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What is the overhead of continually uploading textures to the GPU (and replacing old ones). I'm working on a new cross-platform 3D windowing system that uses OpenGL, and am planning on uploading a single Bitmap for each window (containing the UI elements). That Bitmap would be updated in sync with the GPU (using the VSync). I was wondering if this is a good idea, or if constantly writing bitmaps would incur too much of a performance overhead. Thanks!

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2 Answers 2

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Well something like nVidia's Geforce 460M has 60GB/sec bandwidth on local memory.

PCI express 2.0 x16 can manage 8GB/sec.

As such if you are trying to transfer too many textures over the PCIe bus you can expect to come up against memory bandwidth problems. It gives you about 136 meg per frame at 60Hz. Uncompressed 24-bit 1920x1080 is roughly 6 meg. So, suffice to say you could upload a fair few frames of video per frame on a 16x graphics card.

Sure its not as simple as that. There is PCIe overhead of around 20%. All draw commands must be uploaded over that link too.

In general though you should be fine providing you don't over do it. Bear in mind that it would be sensible to upload a texture in one frame that you aren't expecting to use until the next (or even later). This way you don't create a bottleneck where the rendering is halted waiting for a PCIe upload to complete.

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It should be noted that plain glTexImage has the overhead of reinitializing the texture object. If performance matters one should use glTexSubImage; in the case of Pixel Buffer Objects glBufferSubData + glTexSubImage –  datenwolf Mar 3 '11 at 0:37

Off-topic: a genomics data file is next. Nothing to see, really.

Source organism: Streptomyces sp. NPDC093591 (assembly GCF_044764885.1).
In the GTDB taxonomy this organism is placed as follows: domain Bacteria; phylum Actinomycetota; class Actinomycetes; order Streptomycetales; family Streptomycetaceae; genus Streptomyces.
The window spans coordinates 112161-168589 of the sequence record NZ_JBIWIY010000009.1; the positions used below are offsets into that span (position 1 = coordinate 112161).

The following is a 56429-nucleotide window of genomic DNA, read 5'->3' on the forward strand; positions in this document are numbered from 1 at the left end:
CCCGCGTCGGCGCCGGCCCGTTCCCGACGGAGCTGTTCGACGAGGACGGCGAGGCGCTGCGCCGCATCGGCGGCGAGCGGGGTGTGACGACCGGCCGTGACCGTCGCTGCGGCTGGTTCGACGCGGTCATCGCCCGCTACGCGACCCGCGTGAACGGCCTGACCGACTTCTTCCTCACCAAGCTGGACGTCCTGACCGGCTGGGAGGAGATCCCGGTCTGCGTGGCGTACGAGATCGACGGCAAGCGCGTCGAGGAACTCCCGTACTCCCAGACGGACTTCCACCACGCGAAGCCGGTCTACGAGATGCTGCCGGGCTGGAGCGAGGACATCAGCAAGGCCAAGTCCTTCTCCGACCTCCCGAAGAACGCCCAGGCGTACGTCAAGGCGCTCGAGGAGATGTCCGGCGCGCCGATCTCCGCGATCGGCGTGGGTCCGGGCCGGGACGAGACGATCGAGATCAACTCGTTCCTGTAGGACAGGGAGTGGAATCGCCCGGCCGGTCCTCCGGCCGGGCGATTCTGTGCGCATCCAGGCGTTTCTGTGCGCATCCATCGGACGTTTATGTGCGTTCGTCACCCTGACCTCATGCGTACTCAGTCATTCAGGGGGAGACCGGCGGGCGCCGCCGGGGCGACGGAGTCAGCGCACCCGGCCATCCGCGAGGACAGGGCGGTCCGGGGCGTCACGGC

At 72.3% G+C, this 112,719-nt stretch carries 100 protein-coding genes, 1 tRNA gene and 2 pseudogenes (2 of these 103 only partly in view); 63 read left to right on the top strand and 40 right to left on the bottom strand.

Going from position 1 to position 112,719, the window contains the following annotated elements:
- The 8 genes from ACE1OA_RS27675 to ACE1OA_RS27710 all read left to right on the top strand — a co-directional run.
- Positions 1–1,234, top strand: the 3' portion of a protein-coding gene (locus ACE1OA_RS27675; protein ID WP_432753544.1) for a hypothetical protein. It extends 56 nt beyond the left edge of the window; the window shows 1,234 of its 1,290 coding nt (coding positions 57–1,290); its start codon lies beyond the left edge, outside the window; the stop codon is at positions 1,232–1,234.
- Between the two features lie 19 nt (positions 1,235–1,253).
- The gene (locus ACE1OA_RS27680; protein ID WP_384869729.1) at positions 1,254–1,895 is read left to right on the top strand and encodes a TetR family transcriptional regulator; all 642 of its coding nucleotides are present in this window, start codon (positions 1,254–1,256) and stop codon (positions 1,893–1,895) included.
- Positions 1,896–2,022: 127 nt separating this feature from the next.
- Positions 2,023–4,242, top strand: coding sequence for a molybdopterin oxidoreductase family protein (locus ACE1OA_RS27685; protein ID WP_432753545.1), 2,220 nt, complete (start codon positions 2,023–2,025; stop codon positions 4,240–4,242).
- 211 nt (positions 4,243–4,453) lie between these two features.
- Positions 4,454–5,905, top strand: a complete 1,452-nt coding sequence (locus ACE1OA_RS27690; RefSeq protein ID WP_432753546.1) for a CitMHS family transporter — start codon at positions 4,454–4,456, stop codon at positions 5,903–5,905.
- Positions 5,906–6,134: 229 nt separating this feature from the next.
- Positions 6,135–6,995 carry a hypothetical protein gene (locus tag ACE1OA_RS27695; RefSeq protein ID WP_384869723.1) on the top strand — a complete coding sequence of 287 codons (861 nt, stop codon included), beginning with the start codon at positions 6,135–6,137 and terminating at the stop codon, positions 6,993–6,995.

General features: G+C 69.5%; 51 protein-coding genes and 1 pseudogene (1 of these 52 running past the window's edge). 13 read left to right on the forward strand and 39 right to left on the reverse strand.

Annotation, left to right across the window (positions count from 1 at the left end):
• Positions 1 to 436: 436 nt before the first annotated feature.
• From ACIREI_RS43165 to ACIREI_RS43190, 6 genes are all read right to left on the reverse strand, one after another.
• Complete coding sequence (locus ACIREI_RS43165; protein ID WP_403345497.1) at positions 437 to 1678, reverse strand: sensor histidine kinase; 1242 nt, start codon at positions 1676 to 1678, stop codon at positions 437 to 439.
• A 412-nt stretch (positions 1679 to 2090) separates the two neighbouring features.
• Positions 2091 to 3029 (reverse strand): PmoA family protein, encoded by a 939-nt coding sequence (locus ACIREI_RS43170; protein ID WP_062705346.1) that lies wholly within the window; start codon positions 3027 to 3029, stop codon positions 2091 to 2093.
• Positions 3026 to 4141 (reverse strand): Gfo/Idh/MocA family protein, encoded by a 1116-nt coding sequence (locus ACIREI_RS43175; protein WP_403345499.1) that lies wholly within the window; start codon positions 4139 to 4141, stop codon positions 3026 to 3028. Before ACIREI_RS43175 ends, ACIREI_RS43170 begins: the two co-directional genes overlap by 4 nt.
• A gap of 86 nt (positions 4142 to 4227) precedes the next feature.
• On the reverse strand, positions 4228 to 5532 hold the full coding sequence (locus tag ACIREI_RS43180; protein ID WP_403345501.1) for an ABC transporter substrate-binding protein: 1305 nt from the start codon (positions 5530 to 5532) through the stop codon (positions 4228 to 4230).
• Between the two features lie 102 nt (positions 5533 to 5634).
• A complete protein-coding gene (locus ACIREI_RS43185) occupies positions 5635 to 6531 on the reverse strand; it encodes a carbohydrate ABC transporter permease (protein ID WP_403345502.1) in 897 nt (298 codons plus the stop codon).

Once you are saturating the bus does the CPU time of creating a new texture object really matter? –  Martin Beckett Mar 3 '11 at 0:44
    
It may, because creating a new texture object requires at least 2 memory allocations (actually, more likely 3: one for the data structure, one for the bitmap in main memory, and one for the bitmap in gpu memory) before the transfer can even start. The latency of the transfer will not hide that overhead, it comes on top. Also, allocations must be synchronized not only across your application's threads, but across all threads on the system, since the memory is shared by everything, so I would not necessarily book the overhead in the "not noticeable" category. –  Damon Mar 3 '11 at 10:50
    
@dm.skt: Fortunately that latency can be hidden by loading textures into GPU before you need them... –  Goz Mar 3 '11 at 11:44

Ultimately, your answer is going to be profiling. However, some early optimizations you can make are to avoid updating a texture if nothing has changed. Depending on the size of the textures and the pixel format, this could easily be prohibitively expensive.

Profile with a simpler situation that simulates the kind of usage you expect. I suspect the performance overhead (without the optimization I mentioned, at least) will be unusable if you have a handful of windows bigger, depending on the size of these windows.

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